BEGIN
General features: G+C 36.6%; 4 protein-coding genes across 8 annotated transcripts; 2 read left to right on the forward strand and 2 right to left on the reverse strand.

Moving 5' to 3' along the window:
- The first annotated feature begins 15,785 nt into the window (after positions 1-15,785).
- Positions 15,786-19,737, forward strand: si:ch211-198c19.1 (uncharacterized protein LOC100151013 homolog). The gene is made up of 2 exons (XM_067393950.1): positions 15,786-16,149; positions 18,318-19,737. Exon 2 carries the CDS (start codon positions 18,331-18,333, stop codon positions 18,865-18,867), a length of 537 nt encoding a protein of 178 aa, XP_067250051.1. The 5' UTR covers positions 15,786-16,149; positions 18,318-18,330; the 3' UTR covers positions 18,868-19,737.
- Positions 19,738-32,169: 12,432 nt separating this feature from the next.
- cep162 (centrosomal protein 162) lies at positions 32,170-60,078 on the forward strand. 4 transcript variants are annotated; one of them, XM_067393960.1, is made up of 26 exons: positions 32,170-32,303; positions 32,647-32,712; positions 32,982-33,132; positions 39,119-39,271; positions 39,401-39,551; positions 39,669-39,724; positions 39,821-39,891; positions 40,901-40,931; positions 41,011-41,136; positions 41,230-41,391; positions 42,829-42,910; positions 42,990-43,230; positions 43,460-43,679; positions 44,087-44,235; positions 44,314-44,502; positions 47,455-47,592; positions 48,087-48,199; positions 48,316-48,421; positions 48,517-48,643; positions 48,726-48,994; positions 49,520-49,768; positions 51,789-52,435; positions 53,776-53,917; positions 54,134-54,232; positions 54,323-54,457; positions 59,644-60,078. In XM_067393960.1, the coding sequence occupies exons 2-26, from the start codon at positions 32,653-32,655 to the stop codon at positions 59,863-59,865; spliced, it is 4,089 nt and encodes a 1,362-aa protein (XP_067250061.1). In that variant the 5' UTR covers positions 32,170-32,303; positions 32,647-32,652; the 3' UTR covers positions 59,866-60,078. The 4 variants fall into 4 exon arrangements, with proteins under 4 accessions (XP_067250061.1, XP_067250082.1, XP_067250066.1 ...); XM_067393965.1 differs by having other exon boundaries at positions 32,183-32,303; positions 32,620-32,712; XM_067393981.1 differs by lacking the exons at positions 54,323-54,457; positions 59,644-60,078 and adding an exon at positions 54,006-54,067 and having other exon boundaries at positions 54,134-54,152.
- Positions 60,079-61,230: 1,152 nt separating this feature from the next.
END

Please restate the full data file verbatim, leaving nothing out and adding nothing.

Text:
General features: G+C 36.6%; 4 protein-coding genes across 8 annotated transcripts; 2 read left to right on the forward strand and 2 right to left on the reverse strand.

Moving 5' to 3' along the window:
- The first annotated feature begins 15,785 nt into the window (after positions 1-15,785).
- Positions 15,786-19,737, forward strand: si:ch211-198c19.1 (uncharacterized protein LOC100151013 homolog). The gene is made up of 2 exons (XM_067393950.1): positions 15,786-16,149; positions 18,318-19,737. Exon 2 carries the CDS (start codon positions 18,331-18,333, stop codon positions 18,865-18,867), a length of 537 nt encoding a protein of 178 aa, XP_067250051.1. The 5' UTR covers positions 15,786-16,149; positions 18,318-18,330; the 3' UTR covers positions 18,868-19,737.
- Positions 19,738-32,169: 12,432 nt separating this feature from the next.
- cep162 (centrosomal protein 162) lies at positions 32,170-60,078 on the forward strand. 4 transcript variants are annotated; one of them, XM_067393960.1, is made up of 26 exons: positions 32,170-32,303; positions 32,647-32,712; positions 32,982-33,132; positions 39,119-39,271; positions 39,401-39,551; positions 39,669-39,724; positions 39,821-39,891; positions 40,901-40,931; positions 41,011-41,136; positions 41,230-41,391; positions 42,829-42,910; positions 42,990-43,230; positions 43,460-43,679; positions 44,087-44,235; positions 44,314-44,502; positions 47,455-47,592; positions 48,087-48,199; positions 48,316-48,421; positions 48,517-48,643; positions 48,726-48,994; positions 49,520-49,768; positions 51,789-52,435; positions 53,776-53,917; positions 54,134-54,232; positions 54,323-54,457; positions 59,644-60,078. In XM_067393960.1, the coding sequence occupies exons 2-26, from the start codon at positions 32,653-32,655 to the stop codon at positions 59,863-59,865; spliced, it is 4,089 nt and encodes a 1,362-aa protein (XP_067250061.1). In that variant the 5' UTR covers positions 32,170-32,303; positions 32,647-32,652; the 3' UTR covers positions 59,866-60,078. The 4 variants fall into 4 exon arrangements, with proteins under 4 accessions (XP_067250061.1, XP_067250082.1, XP_067250066.1 ...); XM_067393965.1 differs by having other exon boundaries at positions 32,183-32,303; positions 32,620-32,712; XM_067393981.1 differs by lacking the exons at positions 54,323-54,457; positions 59,644-60,078 and adding an exon at positions 54,006-54,067 and having other exon boundaries at positions 54,134-54,152.
- Positions 60,079-61,230: 1,152 nt separating this feature from the next.